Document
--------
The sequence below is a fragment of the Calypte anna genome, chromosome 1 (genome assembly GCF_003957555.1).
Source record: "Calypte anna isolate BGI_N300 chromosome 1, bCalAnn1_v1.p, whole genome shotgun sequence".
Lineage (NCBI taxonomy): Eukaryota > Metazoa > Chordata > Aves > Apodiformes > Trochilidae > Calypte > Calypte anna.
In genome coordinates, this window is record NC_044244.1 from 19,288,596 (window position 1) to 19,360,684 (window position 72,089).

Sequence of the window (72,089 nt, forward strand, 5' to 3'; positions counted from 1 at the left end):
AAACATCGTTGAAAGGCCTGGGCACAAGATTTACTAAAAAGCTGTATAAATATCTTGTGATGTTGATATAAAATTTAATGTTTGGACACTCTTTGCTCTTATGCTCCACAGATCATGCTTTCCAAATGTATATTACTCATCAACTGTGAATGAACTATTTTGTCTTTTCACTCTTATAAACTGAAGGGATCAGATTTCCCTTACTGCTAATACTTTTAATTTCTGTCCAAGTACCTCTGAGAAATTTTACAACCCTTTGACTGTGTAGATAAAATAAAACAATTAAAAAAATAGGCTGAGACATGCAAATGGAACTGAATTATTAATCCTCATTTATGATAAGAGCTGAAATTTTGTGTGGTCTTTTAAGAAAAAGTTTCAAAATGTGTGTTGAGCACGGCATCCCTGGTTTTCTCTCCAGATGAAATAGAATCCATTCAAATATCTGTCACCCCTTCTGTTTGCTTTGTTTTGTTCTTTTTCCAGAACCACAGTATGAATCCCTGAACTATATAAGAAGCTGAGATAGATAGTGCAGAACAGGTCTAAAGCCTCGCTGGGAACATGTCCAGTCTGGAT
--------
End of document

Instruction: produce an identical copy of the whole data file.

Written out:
The sequence below is a fragment of the Calypte anna genome, chromosome 1 (genome assembly GCF_003957555.1).
Source record: "Calypte anna isolate BGI_N300 chromosome 1, bCalAnn1_v1.p, whole genome shotgun sequence".
Lineage (NCBI taxonomy): Eukaryota > Metazoa > Chordata > Aves > Apodiformes > Trochilidae > Calypte > Calypte anna.
In genome coordinates, this window is record NC_044244.1 from 19,288,596 (window position 1) to 19,360,684 (window position 72,089).

Sequence of the window (72,089 nt, forward strand, 5' to 3'; positions counted from 1 at the left end):
AAACATCGTTGAAAGGCCTGGGCACAAGATTTACTAAAAAGCTGTATAAATATCTTGTGATGTTGATATAAAATTTAATGTTTGGACACTCTTTGCTCTTATGCTCCACAGATCATGCTTTCCAAATGTATATTACTCATCAACTGTGAATGAACTATTTTGTCTTTTCACTCTTATAAACTGAAGGGATCAGATTTCCCTTACTGCTAATACTTTTAATTTCTGTCCAAGTACCTCTGAGAAATTTTACAACCCTTTGACTGTGTAGATAAAATAAAACAATTAAAAAAATAGGCTGAGACATGCAAATGGAACTGAATTATTAATCCTCATTTATGATAAGAGCTGAAATTTTGTGTGGTCTTTTAAGAAAAAGTTTCAAAATGTGTGTTGAGCACGGCATCCCTGGTTTTCTCTCCAGATGAAATAGAATCCATTCAAATATCTGTCACCCCTTCTGTTTGCTTTGTTTTGTTCTTTTTCCAGAACCACAGTATGAATCCCTGAACTATATAAGAAGCTGAGATAGATAGTGCAGAACAGGTCTAAAGCCTCGCTGGGAACATGTCCAGTCTGGAT